With ADHD, amphetamine has double the psychosis risk of methylphenidate

(Reuters Health) – Children and young adults with attention deficit-hyperactivity disorder (ADHD) who are treated with the stimulants amphetamine or methylphenidate face a small but significant risk of developing psychosis, with amphetamine products twice as likely to spark at problem, researchers say.

The odds of a child developing psychosis – hearing voices or having hallucinations or delusions – after receiving one of the prescription stimulants was about 1 in 660, the study team reports in the New England Journal of Medicine.

Among 110,923 patients getting amphetamine (Adderall, Adzenys XR-ODT, others), 237 subsequently received a psychosis diagnosis, or 0.21 percent.

In the same-sized group prescribed methylphenidate (Concerta, Ritalin, Daytrana, others), there were 106 episodes, or 0.10 percent.

“The psychotic events are rare. But if you think of it on a public health scale, because these drugs are prescribed to millions of children, that could account for thousands of cases of additional risk,” lead author Dr. Lauren Moran, a psychiatrist at McLean Hospital in Belmont, Massachusetts, told Reuters Health in a telephone interview.

About 5 million adolescents and young adults in the U.S. take such drugs for ADHD. The study found that from 2005 to 2014, amphetamine prescriptions ballooned nearly four-fold while prescriptions for methylphenidate rose 60 percent.

The findings are not a complete surprise. In 2007 the U.S. Food and Drug Administration required stimulant manufacturers to warn that their products might unexpectedly cause psychotic or manic symptoms.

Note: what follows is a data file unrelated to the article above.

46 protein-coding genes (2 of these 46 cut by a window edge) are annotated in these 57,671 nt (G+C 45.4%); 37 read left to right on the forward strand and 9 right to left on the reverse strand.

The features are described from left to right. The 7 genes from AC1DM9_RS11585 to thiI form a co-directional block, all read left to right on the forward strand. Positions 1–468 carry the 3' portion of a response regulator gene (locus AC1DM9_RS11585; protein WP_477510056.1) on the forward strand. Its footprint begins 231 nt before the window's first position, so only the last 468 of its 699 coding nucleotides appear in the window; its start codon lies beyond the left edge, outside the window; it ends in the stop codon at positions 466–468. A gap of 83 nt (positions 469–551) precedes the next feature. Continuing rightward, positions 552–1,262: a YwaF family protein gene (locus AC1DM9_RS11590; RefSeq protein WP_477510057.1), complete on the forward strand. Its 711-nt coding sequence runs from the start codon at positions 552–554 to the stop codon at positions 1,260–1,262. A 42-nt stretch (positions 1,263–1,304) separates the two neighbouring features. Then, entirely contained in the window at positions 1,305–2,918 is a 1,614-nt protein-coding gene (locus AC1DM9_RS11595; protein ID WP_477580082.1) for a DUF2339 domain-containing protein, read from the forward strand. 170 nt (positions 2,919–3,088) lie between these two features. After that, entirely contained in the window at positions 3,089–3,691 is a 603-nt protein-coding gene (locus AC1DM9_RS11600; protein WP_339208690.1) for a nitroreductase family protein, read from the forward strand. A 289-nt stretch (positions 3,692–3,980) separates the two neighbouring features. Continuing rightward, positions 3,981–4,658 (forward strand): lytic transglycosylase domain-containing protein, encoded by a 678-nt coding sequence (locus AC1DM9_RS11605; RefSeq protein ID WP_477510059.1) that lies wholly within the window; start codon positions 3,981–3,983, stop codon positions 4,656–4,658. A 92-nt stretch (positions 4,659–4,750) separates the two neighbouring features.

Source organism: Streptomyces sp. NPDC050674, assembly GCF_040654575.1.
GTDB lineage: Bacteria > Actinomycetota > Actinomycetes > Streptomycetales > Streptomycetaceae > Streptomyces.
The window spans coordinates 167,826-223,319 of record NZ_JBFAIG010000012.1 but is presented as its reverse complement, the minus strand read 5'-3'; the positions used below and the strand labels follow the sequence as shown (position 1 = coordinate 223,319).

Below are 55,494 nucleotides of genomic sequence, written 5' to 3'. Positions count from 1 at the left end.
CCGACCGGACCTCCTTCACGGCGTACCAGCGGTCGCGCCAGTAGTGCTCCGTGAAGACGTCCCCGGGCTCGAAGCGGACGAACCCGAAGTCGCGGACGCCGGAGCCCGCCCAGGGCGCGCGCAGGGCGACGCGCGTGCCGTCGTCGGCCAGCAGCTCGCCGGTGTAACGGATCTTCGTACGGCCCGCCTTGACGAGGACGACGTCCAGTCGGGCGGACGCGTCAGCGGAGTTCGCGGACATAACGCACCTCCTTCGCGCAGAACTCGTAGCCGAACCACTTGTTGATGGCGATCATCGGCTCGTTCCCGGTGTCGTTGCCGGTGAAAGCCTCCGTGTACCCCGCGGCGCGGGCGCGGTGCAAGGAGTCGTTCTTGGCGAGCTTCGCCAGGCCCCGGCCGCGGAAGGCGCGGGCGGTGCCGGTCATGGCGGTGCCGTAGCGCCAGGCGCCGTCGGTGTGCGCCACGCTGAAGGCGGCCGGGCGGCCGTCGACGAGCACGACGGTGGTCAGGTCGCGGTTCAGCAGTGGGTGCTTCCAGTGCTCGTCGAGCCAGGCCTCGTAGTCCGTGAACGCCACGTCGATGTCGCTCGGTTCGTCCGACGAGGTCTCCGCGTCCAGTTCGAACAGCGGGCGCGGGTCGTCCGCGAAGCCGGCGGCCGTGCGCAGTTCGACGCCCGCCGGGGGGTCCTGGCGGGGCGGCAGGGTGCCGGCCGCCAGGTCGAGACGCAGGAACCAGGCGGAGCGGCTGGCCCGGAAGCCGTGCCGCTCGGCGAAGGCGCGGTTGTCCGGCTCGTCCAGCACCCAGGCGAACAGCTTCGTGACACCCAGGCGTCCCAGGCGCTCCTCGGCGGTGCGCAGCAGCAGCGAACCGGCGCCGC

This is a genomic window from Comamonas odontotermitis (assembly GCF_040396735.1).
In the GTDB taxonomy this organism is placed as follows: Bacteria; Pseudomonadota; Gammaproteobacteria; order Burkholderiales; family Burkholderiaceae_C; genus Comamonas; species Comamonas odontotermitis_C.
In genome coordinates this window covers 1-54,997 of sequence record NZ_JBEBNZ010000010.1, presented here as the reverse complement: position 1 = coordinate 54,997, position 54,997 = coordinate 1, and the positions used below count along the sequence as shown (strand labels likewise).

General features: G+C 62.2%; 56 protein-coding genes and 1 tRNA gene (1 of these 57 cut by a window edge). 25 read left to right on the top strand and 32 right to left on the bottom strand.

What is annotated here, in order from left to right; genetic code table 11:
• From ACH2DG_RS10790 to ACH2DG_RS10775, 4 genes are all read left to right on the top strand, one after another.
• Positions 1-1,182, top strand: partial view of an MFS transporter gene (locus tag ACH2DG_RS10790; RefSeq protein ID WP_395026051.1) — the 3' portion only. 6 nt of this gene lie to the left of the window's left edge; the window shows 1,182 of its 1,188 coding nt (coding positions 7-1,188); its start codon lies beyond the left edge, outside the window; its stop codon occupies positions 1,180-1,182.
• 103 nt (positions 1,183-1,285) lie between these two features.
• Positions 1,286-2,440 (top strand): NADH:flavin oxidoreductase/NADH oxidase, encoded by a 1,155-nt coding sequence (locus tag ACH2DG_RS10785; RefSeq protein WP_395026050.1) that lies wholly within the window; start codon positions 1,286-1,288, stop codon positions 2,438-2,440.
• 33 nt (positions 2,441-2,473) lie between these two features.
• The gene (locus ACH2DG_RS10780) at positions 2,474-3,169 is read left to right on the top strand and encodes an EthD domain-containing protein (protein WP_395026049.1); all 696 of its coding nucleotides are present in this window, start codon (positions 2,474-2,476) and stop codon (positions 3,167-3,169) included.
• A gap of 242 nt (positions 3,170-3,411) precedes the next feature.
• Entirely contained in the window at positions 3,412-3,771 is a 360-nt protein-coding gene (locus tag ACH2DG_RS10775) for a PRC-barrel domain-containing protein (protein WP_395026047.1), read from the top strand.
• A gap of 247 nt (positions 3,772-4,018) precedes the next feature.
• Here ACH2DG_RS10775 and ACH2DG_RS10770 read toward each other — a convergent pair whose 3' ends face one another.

The new study was designed to see if amphetamine or methylphenidate posed a higher risk, especially when amphetamine seems to produce some of the same brain changes seen in psychosis.

The study focused on patients aged 13 to 25 who started taking either of the two types of stimulant between 2004 and 2015 after a diagnosis of ADHD. It did not look at younger children, Moran said, because most cases of psychosis show up in adolescence and young adulthood.

“I don’t know if we have enough information to see if we should start with one medication or another because the events were so rare,” said Dr. Rebecca Baum, section chief of development and behavioral pediatrics at Nationwide Children’s Hospital in Columbus, Ohio, who was not involved in the research.

“Parents and practitioners will be concerned about whether or not stimulants cause psychotic disorders,” said Dr. Joel Stoddard, a pediatric psychiatrist with Children’s Hospital Colorado in Aurora, who wasn’t involved in the research. “This study does not address that concern because it lacks a critical comparison group,” he said in an email, “so it’s not known what the risk is for adolescents and young adults with a comparable risk of mental health problems who are not taking the stimulants.”

The authors also didn’t look at what happened after that psychotic event, Baum said. “Was it something that resolved quickly? Was it something that persisted?”

“The next step is to identify risk factors that actually increase one’s risk, so we can narrow down who really is at increased risk with Adderall,” Moran said.

“I don’t want this study misinterpreted where people want to take their kids off Adderall when it’s been helpful and they’ve been on it for a long time,” she added.

“This study was done on new users,” Moran stressed. “If someone has been on Adderall, they’re tolerating it well, it’s helpful for their symptoms, and they’re taking it as prescribed, there’s really not much cause for concern.”

It typically took four months after starting a stimulant for psychosis to surface.

“But it seems like doctors are prescribing it without even considering the other drug,” Moran said. “If you have a teenager who is diagnosed for the first time, you might want to ask the doctor about other options besides Adderall. There’s a range of options. There’s behavioral therapy. There’s non-stimulants. There’s the Ritalin class of drugs, especially if there are other risk factors like there’s a family history of bipolar disorder or psychosis where I would probably not want to be started on Adderall.”

SOURCE: bit.ly/2TboOor The New England Journal of Medicine, online March 20, 2019.

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